For more than 35 years, we’ve sponsored the Iditarod Trail Sled Dog Race® – known as the “The Last Great Race on Earth” – and helped train teachers through the Iditarod Education Program.
- In 2014, we extended our sponsorship of the Iditarod Trail Sled Dog Race® and Iditarod Education Program with a five-year commitment. We’re working with educators to develop instructive, web-based math and science lessons that deepen students’ appreciation for completing the race across the challenging Arctic wilderness, while also improving their math, science and social studies skills.
- Each year, the Iditarod Winter Conference for Educators allows educators to share ideas and examine how the program – now reaching more than 10,000 classrooms around the globe – can continue to impact students.
Monitoring and protecting Arctic wildlife in Sakhalin
Working with recognized Russian experts, we monitored the Steller's Sea Eagle population that inhabits the marine coasts of Sakhalin.
- When studying sites for the future Sakhalin-1 facilities, we developed a comprehensive program for protecting the local population of Steller’s Sea Eagles using recommendations of leading Russian experts.
- Environmental scientists built artificial nests and special perches that protected more than 600 endangered birds against bear attacks.
Monitoring and protecting polar bears in Alaska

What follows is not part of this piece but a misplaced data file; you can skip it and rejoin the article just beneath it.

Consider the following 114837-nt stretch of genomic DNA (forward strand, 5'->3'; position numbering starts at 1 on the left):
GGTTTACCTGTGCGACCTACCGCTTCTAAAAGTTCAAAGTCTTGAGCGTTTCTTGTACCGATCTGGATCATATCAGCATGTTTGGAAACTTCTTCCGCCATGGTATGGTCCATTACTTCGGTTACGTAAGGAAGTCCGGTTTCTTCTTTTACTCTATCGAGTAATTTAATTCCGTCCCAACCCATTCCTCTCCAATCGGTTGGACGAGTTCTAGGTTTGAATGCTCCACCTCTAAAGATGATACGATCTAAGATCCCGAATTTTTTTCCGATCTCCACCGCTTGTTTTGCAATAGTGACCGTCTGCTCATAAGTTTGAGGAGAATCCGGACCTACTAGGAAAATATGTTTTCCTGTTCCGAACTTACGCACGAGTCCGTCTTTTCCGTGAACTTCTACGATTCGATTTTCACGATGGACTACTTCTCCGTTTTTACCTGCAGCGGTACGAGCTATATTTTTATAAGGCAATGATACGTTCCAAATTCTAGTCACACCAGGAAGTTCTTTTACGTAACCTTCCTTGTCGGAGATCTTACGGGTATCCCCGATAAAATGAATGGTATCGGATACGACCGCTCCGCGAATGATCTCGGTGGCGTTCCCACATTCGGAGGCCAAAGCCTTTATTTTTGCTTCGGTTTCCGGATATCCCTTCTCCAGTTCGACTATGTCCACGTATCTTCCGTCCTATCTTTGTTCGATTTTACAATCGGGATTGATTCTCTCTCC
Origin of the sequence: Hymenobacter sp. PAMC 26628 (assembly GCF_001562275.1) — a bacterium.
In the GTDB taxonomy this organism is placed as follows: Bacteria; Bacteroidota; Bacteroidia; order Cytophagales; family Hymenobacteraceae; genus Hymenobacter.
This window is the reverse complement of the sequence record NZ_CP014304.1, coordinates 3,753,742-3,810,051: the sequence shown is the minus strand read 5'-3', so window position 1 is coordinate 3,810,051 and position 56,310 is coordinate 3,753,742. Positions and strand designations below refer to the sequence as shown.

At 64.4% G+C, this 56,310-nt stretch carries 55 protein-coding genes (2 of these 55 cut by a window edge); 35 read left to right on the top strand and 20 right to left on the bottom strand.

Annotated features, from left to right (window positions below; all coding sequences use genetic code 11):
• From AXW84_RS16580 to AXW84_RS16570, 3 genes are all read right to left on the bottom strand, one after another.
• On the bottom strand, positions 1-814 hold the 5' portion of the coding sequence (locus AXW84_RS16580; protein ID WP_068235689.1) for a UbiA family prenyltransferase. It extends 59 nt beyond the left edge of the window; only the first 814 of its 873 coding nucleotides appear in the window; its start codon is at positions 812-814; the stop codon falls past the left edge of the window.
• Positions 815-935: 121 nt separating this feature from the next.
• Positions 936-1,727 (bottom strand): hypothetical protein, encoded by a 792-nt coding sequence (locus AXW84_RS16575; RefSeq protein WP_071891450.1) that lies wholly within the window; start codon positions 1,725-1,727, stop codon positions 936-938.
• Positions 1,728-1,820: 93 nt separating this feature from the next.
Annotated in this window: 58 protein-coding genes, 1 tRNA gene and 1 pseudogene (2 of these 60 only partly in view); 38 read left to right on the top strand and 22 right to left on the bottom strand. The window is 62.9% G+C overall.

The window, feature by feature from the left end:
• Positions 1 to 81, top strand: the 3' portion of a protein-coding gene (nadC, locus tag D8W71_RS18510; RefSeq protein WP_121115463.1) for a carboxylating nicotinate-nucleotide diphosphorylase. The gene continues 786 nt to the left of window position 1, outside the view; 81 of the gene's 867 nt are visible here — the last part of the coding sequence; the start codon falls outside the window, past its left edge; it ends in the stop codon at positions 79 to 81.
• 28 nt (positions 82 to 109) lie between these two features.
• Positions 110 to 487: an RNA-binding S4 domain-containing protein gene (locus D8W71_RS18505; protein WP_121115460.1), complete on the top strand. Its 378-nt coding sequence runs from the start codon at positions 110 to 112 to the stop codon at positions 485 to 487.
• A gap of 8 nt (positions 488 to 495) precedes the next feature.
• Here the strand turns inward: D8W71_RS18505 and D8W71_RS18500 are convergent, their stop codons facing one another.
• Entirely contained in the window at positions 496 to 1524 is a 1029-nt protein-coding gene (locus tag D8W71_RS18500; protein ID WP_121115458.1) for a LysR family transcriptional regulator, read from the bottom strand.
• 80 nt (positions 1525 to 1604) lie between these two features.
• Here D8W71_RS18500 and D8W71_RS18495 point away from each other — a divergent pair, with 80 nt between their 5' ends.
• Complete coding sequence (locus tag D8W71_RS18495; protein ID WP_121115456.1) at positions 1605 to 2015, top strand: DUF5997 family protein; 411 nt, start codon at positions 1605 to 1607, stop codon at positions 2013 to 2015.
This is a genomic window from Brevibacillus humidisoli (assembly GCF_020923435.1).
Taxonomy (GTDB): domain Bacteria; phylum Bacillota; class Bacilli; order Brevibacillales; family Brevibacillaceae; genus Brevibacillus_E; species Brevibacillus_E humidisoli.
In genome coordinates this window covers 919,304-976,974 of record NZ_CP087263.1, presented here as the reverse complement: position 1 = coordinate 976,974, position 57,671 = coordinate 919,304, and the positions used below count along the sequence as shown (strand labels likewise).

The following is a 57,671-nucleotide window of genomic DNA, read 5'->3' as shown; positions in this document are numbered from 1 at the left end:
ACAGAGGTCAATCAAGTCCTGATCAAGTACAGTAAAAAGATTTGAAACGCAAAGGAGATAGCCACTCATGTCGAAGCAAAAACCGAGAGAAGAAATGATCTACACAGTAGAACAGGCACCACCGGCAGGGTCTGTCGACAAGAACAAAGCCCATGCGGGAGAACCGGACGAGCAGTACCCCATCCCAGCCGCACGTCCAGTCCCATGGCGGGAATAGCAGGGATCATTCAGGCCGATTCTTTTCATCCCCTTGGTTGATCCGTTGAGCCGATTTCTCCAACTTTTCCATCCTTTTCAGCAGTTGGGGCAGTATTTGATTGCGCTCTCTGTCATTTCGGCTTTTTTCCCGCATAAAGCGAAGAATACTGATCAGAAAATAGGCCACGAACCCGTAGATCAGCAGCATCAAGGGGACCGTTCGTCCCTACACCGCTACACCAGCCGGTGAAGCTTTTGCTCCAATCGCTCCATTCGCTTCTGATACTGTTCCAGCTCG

As part of our Point Thomson project, we work to monitor and protect polar bears near our operations – essential to the protection of both wildlife and our employees.
- We hold seasonal drills, conduct polar bear den surveys for our winter operations, and monitor polar bears using our visual and thermal site surveillance cameras.
- In 2010, a female polar bear and two cubs were spotted near an ice road constructed by the project to transport equipment and supplies. Working closely with the United States Fish and Wildlife Service (USFWS), we immediately closed the road, formed a 24-hour bear monitoring team, and held daily calls to coordinate protection efforts. Meanwhile, the construction team used an alternative means of transportation to support drilling operations.
- We’re currently piloting the use of ground surveillance radar for early detection of polar bears approaching facilities. We’ve also tested a new approach for detecting polar bear dens using synthetic aperture radar. These may prove to be important and innovative tools for enhancing the protection of wildlife and our employees.
Researching and protecting western gray whales near Sakhalin
Our science-based approach in Sakhalin, which involves more than 15 years of research, has demonstrated that we can coexist with our 40-ton neighbors.
- To safeguard the whales and their feeding grounds, we follow strict criteria based on published science and our research to minimize the potential disturbance produced by shoreline or offshore operations.
- The level of noise generation by seismic work, pipelines, drill rigs or a fixed platform are all managed to reduce adverse impacts in the surrounding marine environment.
Tagging and tracking western gray whales
ExxonMobil has established a successful research program to monitor western gray whales near our offshore operations in Sakhalin. This allows us to gain more information about the population size, their feeding, behaviors and habitat. Together with Sakhalin Energy, the operator of the Sakhalin 2 project, we have compiled one of the most comprehensive data sets in the world on western gray whale behavior and ecology.